I have never met Magu, but let me say this today, that the joke isn't on Magu who has been suspended from office after a kangaroo interrogation; the joke is on those who have grudges against him. For whatever the case against Magu may be, it is clear that the agents of the petition against him were unhappy with his style at the EFCC which stopped them from carrying on with their corrupt tendencies, from stealing from Nigerians.

If government processes are to be followed, petitions against public officers are carefully investigated, and the defendants given opportunities to respond or defend whatever charges brought against them. Most times, the process includes administrative inquiries, and in the case of a first-rate officer like Magu, setting up a competent and neutral panel should be the only logical practice in the case of the allegation against him, and not the hasty process that was adopted.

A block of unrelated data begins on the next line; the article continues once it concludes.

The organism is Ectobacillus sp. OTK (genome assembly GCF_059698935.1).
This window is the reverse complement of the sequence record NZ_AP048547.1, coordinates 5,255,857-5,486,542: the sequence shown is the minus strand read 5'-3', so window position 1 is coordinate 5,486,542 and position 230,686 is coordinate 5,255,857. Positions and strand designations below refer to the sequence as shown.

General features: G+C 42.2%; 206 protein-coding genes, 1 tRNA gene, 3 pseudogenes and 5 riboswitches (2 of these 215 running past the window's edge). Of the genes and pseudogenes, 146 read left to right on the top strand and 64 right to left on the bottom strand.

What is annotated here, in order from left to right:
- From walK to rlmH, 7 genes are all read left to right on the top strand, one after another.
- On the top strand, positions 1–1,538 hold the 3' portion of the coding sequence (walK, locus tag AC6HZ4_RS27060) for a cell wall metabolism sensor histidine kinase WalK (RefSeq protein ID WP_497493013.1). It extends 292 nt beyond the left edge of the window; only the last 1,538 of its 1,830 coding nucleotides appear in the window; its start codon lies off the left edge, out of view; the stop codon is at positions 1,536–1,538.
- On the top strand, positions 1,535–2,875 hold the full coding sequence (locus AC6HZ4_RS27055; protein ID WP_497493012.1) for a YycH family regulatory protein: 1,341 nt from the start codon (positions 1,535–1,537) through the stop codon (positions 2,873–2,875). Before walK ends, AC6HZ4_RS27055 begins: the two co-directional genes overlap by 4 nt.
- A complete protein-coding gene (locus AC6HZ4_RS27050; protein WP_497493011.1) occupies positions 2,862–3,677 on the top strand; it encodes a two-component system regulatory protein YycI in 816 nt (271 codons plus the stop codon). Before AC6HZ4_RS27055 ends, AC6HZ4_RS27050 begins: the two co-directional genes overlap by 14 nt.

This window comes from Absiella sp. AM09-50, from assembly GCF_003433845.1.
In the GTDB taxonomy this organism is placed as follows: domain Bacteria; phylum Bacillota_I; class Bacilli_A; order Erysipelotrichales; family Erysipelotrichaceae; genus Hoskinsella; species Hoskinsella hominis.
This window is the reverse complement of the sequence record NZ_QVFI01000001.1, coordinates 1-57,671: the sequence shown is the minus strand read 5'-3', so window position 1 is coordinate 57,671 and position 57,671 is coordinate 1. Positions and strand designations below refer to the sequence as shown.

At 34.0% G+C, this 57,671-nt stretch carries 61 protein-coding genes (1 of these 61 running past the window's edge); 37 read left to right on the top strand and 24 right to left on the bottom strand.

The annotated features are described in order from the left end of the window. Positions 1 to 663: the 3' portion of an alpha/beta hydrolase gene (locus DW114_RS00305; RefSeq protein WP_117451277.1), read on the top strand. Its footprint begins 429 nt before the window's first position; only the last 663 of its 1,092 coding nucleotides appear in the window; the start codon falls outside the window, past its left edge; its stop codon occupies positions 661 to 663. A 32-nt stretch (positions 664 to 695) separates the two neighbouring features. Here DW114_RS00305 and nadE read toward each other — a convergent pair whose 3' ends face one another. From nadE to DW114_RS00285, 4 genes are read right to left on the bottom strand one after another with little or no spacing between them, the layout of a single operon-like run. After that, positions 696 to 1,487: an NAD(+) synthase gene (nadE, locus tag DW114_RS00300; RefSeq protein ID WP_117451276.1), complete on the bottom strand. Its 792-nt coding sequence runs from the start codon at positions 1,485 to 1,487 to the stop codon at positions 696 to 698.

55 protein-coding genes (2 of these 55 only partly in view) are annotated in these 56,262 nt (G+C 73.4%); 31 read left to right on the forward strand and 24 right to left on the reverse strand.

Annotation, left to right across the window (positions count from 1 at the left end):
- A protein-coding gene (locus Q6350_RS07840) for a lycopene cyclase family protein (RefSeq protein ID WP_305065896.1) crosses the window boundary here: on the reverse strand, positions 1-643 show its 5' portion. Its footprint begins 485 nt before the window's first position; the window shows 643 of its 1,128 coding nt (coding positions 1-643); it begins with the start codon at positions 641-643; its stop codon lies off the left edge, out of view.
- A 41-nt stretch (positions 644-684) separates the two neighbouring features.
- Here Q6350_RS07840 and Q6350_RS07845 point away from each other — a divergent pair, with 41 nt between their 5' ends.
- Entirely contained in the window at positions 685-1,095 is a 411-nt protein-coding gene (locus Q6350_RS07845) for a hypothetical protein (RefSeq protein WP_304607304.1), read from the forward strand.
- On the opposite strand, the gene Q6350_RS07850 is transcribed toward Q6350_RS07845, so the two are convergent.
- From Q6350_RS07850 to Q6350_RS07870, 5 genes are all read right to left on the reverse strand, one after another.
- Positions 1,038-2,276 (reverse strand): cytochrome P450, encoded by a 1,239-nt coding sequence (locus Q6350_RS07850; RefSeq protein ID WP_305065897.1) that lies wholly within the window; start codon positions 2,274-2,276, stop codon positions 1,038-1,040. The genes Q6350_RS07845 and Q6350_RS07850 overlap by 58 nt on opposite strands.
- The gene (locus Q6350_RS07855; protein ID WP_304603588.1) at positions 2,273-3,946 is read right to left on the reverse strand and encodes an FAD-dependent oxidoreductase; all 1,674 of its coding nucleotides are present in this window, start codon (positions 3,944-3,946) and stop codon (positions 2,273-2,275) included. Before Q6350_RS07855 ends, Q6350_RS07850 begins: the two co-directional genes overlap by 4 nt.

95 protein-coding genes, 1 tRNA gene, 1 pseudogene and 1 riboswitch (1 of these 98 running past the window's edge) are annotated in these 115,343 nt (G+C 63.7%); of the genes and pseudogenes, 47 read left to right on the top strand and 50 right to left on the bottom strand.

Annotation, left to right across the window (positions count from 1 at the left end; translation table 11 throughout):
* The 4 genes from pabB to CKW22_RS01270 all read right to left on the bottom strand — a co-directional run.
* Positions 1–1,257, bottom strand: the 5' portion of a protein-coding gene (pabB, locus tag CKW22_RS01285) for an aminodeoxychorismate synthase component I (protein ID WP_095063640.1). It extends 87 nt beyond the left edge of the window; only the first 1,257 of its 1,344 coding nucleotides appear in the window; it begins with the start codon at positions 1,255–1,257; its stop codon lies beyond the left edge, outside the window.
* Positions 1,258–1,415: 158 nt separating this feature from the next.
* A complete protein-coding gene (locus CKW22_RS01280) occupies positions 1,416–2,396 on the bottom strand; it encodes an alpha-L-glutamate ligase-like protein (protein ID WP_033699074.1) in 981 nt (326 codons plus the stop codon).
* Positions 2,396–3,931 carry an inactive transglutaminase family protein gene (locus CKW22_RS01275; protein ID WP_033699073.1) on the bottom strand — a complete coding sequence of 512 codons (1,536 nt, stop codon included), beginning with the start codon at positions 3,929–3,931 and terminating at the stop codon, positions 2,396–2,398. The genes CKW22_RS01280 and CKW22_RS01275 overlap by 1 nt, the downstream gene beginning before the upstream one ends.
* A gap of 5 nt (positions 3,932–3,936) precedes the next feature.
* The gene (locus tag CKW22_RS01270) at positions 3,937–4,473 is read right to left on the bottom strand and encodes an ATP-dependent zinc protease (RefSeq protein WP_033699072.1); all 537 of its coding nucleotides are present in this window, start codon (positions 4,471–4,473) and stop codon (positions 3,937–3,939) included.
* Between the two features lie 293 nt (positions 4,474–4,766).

Amongst those accusing Magu of corruption, none would have done the job he was doing better than him; and if indeed there is any of them without sin, let him like Jesus Christ asked the Pharisees in the Bible, throw the first stone. In any corruption war, there will always be people backing the status quo; they will do everything possible to fight back and sustain the corrupt practices. The case of Magu is simply about corruption fighting back and Mr. President must be aware of this.

When it is considered objectively, Magu has remained an efficient anti-corruption fighter and trusted ally of the president's campaign. Magu has accomplished a lot in his capacity as acting chair of the EFCC. In his five years in office, he has been able to secure about 2,240 convictions. In 2015 alone, the commission secured 103 convictions; the number went up to 109 in 2016, 189 in 2017, 315 in 2018, 1281 in 2019.

As at mid-2020, about 243 convictions have been recorded already, in addition to high profile convictions of former governors and politically exposed persons, including captains of industries who have been found guilty of corrupt practices across the country.